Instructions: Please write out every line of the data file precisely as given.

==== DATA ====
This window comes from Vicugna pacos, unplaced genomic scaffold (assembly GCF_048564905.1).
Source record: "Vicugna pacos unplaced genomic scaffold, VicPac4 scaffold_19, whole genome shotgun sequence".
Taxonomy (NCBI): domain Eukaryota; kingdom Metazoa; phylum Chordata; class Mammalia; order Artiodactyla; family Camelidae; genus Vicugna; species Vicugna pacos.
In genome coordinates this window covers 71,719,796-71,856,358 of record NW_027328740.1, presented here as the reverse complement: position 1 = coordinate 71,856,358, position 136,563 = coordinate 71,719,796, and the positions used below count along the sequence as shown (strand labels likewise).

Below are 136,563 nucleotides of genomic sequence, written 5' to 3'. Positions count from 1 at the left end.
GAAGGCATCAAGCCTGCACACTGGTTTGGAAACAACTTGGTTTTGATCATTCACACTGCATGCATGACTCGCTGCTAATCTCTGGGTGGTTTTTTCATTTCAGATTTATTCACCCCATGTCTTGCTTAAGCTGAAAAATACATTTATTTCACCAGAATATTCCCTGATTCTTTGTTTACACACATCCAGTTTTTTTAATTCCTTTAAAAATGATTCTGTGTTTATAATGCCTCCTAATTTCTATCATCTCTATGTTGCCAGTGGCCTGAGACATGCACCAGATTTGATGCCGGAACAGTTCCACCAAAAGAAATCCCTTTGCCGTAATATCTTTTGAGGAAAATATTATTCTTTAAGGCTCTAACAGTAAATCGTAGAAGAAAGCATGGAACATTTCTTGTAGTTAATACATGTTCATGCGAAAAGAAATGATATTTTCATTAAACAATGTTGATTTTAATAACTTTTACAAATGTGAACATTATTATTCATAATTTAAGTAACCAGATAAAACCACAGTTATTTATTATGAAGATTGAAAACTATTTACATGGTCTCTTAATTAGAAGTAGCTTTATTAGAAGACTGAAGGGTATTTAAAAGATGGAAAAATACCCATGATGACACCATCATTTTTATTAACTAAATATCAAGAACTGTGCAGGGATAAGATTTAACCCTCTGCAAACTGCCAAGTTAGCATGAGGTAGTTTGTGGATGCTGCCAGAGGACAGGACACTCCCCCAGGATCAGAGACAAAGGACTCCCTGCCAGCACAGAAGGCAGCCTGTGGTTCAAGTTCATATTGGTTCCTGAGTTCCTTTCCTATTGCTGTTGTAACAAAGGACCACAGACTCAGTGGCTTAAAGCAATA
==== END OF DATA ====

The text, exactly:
This window comes from Vicugna pacos, unplaced genomic scaffold (assembly GCF_048564905.1).
Source record: "Vicugna pacos unplaced genomic scaffold, VicPac4 scaffold_19, whole genome shotgun sequence".
Taxonomy (NCBI): domain Eukaryota; kingdom Metazoa; phylum Chordata; class Mammalia; order Artiodactyla; family Camelidae; genus Vicugna; species Vicugna pacos.
In genome coordinates this window covers 71,719,796-71,856,358 of record NW_027328740.1, presented here as the reverse complement: position 1 = coordinate 71,856,358, position 136,563 = coordinate 71,719,796, and the positions used below count along the sequence as shown (strand labels likewise).

Below are 136,563 nucleotides of genomic sequence, written 5' to 3'. Positions count from 1 at the left end.
GAAGGCATCAAGCCTGCACACTGGTTTGGAAACAACTTGGTTTTGATCATTCACACTGCATGCATGACTCGCTGCTAATCTCTGGGTGGTTTTTTCATTTCAGATTTATTCACCCCATGTCTTGCTTAAGCTGAAAAATACATTTATTTCACCAGAATATTCCCTGATTCTTTGTTTACACACATCCAGTTTTTTTAATTCCTTTAAAAATGATTCTGTGTTTATAATGCCTCCTAATTTCTATCATCTCTATGTTGCCAGTGGCCTGAGACATGCACCAGATTTGATGCCGGAACAGTTCCACCAAAAGAAATCCCTTTGCCGTAATATCTTTTGAGGAAAATATTATTCTTTAAGGCTCTAACAGTAAATCGTAGAAGAAAGCATGGAACATTTCTTGTAGTTAATACATGTTCATGCGAAAAGAAATGATATTTTCATTAAACAATGTTGATTTTAATAACTTTTACAAATGTGAACATTATTATTCATAATTTAAGTAACCAGATAAAACCACAGTTATTTATTATGAAGATTGAAAACTATTTACATGGTCTCTTAATTAGAAGTAGCTTTATTAGAAGACTGAAGGGTATTTAAAAGATGGAAAAATACCCATGATGACACCATCATTTTTATTAACTAAATATCAAGAACTGTGCAGGGATAAGATTTAACCCTCTGCAAACTGCCAAGTTAGCATGAGGTAGTTTGTGGATGCTGCCAGAGGACAGGACACTCCCCCAGGATCAGAGACAAAGGACTCCCTGCCAGCACAGAAGGCAGCCTGTGGTTCAAGTTCATATTGGTTCCTGAGTTCCTTTCCTATTGCTGTTGTAACAAAGGACCACAGACTCAGTGGCTTAAAGCAATA